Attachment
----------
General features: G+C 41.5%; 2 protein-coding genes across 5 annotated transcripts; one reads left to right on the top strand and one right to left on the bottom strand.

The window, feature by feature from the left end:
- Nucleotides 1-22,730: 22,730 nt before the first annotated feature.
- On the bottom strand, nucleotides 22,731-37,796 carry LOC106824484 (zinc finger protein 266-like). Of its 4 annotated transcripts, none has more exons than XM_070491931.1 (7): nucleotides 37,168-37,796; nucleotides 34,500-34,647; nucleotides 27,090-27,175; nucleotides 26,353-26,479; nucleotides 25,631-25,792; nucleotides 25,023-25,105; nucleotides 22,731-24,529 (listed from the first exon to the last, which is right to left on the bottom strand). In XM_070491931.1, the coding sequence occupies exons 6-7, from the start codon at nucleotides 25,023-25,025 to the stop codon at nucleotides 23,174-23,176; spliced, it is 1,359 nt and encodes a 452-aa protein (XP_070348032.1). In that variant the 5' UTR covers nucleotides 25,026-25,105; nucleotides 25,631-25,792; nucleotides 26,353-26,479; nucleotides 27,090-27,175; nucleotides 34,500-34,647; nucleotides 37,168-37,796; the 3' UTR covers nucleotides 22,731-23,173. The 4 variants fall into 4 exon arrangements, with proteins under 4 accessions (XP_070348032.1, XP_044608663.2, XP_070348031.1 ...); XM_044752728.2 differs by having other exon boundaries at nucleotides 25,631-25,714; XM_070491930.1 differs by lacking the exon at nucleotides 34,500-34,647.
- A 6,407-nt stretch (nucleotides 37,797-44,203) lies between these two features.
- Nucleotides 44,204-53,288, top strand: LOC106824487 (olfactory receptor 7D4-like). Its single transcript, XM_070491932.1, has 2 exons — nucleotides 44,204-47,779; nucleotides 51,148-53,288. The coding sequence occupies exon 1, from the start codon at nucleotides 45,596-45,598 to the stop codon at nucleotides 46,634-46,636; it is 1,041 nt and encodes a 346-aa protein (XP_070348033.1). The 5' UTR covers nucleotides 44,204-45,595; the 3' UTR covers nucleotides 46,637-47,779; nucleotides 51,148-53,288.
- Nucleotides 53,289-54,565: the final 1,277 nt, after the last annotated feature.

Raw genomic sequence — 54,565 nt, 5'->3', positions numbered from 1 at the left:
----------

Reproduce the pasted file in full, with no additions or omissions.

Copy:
General features: G+C 41.5%; 2 protein-coding genes across 5 annotated transcripts; one reads left to right on the top strand and one right to left on the bottom strand.

The window, feature by feature from the left end:
- Nucleotides 1-22,730: 22,730 nt before the first annotated feature.
- On the bottom strand, nucleotides 22,731-37,796 carry LOC106824484 (zinc finger protein 266-like). Of its 4 annotated transcripts, none has more exons than XM_070491931.1 (7): nucleotides 37,168-37,796; nucleotides 34,500-34,647; nucleotides 27,090-27,175; nucleotides 26,353-26,479; nucleotides 25,631-25,792; nucleotides 25,023-25,105; nucleotides 22,731-24,529 (listed from the first exon to the last, which is right to left on the bottom strand). In XM_070491931.1, the coding sequence occupies exons 6-7, from the start codon at nucleotides 25,023-25,025 to the stop codon at nucleotides 23,174-23,176; spliced, it is 1,359 nt and encodes a 452-aa protein (XP_070348032.1). In that variant the 5' UTR covers nucleotides 25,026-25,105; nucleotides 25,631-25,792; nucleotides 26,353-26,479; nucleotides 27,090-27,175; nucleotides 34,500-34,647; nucleotides 37,168-37,796; the 3' UTR covers nucleotides 22,731-23,173. The 4 variants fall into 4 exon arrangements, with proteins under 4 accessions (XP_070348032.1, XP_044608663.2, XP_070348031.1 ...); XM_044752728.2 differs by having other exon boundaries at nucleotides 25,631-25,714; XM_070491930.1 differs by lacking the exon at nucleotides 34,500-34,647.
- A 6,407-nt stretch (nucleotides 37,797-44,203) lies between these two features.
- Nucleotides 44,204-53,288, top strand: LOC106824487 (olfactory receptor 7D4-like). Its single transcript, XM_070491932.1, has 2 exons — nucleotides 44,204-47,779; nucleotides 51,148-53,288. The coding sequence occupies exon 1, from the start codon at nucleotides 45,596-45,598 to the stop codon at nucleotides 46,634-46,636; it is 1,041 nt and encodes a 346-aa protein (XP_070348033.1). The 5' UTR covers nucleotides 44,204-45,595; the 3' UTR covers nucleotides 46,637-47,779; nucleotides 51,148-53,288.
- Nucleotides 53,289-54,565: the final 1,277 nt, after the last annotated feature.

Raw genomic sequence — 54,565 nt, 5'->3', positions numbered from 1 at the left: